Death of broadcaster O'Shannon

 

The death has been announced of veteran broadcaster and journalist Cathal O’Shannon.

The 83-year-old broadcaster with the distinctive voice was known for series such as Thou Shalt Not Kill, Hidden History and the award-winning Spanish civil war documentary Even the Olives are Bleeding.

He began his journalism career at The Irish Times, where he worked for legendary editor RM Smyllie, a friend of his father’s. He cecame a foreign correspondent, joining Irish troops on their expedition to the Congo.

He then moved to work for the newspaper in London, where he met his wife Patsy Dyke.

He moved to RTÉ magazine programme Broadsheet in the early 1960s before moving to the BBC Tonight programme in 1964.

He returned to RTÉ to work on Newsbeat in the late 1960s, and in 1972 conducted a legendary interview with world boxing champion Muhammad Ali.

Born in Marino in Dublin, in 1928, O'Shannon went to school in Marino and then to Colaiste Mhuire. From there he joined Britain's Royal Air Force. He and a school friend, Fred O'Donovan, later chairman of the RTE Authority and of the Concert Hall, lied about their ages and were recruited in Belfast.

They were first sent to Long Kesh. O’Shannon was then sent to the Far East, having trained as a gunner, but missed taking part in the second World War, following the Japanese surrender after Hiroshima. He spent two years in Burma and Malaya. His first dabblings in journalism were for an RAF paper.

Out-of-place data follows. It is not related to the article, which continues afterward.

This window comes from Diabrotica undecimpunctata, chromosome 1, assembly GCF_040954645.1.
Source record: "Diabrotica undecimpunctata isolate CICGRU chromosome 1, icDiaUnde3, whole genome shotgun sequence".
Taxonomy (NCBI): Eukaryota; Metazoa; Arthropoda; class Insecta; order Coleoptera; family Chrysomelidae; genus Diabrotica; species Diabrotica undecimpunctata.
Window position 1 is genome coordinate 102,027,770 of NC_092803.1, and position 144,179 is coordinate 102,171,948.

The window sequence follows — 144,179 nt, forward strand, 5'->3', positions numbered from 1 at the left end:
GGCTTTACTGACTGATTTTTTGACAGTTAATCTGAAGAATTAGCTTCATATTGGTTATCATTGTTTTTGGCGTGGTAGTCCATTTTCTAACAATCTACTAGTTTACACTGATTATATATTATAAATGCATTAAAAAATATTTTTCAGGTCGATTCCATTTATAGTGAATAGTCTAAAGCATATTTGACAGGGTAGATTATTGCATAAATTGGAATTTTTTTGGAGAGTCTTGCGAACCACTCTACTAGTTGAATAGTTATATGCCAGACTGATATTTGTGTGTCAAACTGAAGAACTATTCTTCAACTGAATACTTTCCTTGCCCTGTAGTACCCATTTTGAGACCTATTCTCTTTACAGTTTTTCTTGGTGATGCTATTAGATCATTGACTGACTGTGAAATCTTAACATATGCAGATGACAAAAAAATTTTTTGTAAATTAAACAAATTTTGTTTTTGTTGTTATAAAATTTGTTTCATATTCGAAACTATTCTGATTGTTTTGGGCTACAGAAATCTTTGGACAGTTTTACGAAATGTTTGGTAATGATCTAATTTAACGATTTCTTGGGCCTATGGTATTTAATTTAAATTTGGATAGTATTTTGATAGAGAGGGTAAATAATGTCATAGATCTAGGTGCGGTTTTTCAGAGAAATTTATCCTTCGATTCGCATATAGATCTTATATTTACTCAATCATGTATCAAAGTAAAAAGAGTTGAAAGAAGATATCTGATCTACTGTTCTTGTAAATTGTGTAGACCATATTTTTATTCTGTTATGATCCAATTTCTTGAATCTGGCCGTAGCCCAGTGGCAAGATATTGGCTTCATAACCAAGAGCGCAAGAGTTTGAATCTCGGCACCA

He became one of the most colourful figures in Irish journalism, although he abandoned it for 15 years to work in public relations for Alcan in Co Limerick.

O'Shannon said at an event in Dublin last year, where he was made a lifetime member of the Irish Film Television Academy, that the highlight of his career was interviewing Ali, who was a “vital and immensely warm” individual.

He also spoke of interviewing former taoiseach Charles Haughey, whom he described as having “the coldest eyes you’ve ever seen”.

RTÉ director general Noel Curran said today O’Shannon was one of the foremost talents of the first 50 years of Irish television broadcasting. “He could handle local Irish stories with charm, grasp major historical themes in longer documentary form, and in all forms and on all occasions he spoke to the viewer through the camera with remarkable ease and facility,” Mr Curran said.

RTÉ Television managing director Glen Killane also paid tribute to O’Shannon. “His RTÉ studio interview with Muhammad Ali in 1972 was both one of the best such encounters RTÉ ever carried and one of the most relaxed and entertaining that Ali – then perhaps the world’s greatest celebrity - ever did,” he said. “And yet Cathal was equally at home travelling the highways and byways of Ireland reporting for Broadsheet and Newsbeat in the fledgling TV service days of the 1960s.”